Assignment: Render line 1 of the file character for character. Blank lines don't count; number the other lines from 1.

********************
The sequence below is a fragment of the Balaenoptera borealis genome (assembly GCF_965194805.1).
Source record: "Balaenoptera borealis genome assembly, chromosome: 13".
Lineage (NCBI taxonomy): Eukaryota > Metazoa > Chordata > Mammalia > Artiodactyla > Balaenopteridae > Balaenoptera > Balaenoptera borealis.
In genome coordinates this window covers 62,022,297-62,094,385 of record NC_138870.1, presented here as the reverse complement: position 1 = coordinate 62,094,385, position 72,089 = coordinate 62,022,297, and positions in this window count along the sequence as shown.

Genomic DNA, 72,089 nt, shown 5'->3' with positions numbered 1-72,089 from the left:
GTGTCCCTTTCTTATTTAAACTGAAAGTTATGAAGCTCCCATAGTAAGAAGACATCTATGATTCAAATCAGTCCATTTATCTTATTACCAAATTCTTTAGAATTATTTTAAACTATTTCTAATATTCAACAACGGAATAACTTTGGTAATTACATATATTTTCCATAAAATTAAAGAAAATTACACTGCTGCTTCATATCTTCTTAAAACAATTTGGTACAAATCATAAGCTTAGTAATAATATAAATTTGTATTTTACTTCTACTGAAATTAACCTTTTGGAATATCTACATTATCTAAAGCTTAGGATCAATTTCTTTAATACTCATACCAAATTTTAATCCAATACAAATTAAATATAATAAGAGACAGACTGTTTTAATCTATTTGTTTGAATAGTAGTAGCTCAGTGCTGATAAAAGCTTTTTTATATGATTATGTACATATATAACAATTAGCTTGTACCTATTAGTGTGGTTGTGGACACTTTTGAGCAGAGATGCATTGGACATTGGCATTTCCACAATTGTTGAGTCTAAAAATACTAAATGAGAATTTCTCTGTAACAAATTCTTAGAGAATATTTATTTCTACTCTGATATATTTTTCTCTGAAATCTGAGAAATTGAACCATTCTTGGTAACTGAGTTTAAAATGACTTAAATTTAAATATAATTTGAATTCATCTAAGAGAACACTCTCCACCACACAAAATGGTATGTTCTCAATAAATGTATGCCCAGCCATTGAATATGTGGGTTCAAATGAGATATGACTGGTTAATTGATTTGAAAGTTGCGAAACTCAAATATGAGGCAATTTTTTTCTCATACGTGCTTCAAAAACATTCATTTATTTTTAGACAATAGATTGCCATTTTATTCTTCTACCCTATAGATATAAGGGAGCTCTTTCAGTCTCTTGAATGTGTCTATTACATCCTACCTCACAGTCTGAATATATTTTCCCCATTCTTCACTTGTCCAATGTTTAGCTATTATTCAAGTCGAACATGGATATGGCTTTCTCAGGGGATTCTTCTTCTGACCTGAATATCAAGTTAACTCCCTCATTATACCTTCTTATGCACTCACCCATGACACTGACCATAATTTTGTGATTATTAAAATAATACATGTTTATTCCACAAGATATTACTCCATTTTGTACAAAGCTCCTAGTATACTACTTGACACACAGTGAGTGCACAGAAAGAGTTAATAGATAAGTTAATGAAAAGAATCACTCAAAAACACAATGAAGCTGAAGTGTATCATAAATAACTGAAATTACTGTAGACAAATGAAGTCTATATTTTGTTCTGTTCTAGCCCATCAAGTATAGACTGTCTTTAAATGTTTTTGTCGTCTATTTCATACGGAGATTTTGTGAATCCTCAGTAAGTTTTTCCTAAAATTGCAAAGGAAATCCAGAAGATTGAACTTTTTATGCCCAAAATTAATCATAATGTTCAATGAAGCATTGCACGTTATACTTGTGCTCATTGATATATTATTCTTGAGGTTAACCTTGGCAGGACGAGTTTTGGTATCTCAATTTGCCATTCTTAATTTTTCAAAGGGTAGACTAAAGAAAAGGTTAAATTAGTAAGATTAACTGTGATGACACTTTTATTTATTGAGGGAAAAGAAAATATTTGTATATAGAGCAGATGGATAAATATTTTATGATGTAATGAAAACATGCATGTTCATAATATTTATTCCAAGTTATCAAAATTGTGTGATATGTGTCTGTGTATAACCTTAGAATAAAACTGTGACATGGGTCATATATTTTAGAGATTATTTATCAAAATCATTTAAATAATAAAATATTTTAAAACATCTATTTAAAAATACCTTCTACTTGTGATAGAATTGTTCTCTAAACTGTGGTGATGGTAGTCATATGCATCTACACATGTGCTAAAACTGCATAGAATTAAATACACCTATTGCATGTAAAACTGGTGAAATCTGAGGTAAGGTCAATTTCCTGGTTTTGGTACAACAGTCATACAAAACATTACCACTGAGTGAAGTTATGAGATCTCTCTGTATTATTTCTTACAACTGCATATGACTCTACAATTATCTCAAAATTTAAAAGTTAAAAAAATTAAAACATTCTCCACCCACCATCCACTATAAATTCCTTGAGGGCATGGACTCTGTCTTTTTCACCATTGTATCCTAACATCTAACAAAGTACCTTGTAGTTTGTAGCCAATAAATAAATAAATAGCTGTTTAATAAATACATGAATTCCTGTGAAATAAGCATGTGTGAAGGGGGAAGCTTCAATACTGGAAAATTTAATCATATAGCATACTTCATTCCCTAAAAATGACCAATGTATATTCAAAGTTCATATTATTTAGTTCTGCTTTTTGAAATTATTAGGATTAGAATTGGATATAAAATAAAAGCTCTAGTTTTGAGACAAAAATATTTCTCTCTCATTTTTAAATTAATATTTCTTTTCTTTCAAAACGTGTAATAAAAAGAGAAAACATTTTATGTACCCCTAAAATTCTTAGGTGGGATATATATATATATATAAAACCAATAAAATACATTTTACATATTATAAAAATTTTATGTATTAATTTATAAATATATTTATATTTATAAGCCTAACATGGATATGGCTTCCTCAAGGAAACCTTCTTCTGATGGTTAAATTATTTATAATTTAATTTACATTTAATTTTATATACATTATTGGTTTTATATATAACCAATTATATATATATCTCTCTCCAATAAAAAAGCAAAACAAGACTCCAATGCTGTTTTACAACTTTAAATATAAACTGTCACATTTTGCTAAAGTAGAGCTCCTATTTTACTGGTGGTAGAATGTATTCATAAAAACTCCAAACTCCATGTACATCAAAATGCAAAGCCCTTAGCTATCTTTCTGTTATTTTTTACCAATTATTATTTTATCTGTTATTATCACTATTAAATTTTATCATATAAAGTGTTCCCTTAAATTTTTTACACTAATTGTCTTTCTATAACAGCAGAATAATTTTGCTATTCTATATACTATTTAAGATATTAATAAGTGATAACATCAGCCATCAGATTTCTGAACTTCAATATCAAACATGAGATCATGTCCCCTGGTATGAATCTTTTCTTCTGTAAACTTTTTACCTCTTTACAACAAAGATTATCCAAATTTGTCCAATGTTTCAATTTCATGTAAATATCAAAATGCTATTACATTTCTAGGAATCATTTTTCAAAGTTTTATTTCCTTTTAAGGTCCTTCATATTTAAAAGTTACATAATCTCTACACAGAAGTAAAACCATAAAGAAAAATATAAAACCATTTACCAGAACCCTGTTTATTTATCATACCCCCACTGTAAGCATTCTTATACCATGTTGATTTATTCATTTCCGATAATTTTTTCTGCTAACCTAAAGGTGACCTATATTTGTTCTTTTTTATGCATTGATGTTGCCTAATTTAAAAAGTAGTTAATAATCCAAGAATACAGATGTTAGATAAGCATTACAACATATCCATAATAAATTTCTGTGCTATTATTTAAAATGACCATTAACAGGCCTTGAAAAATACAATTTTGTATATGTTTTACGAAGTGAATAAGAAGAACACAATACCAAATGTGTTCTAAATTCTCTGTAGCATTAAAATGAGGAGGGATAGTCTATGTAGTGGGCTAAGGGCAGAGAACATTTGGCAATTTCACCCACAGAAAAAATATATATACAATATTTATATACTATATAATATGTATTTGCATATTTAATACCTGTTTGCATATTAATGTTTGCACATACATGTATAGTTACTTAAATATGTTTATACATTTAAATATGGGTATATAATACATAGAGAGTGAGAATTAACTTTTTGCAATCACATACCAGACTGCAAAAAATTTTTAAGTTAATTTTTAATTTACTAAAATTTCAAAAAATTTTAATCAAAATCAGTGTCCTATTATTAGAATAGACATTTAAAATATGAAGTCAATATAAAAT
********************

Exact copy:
The sequence below is a fragment of the Balaenoptera borealis genome (assembly GCF_965194805.1).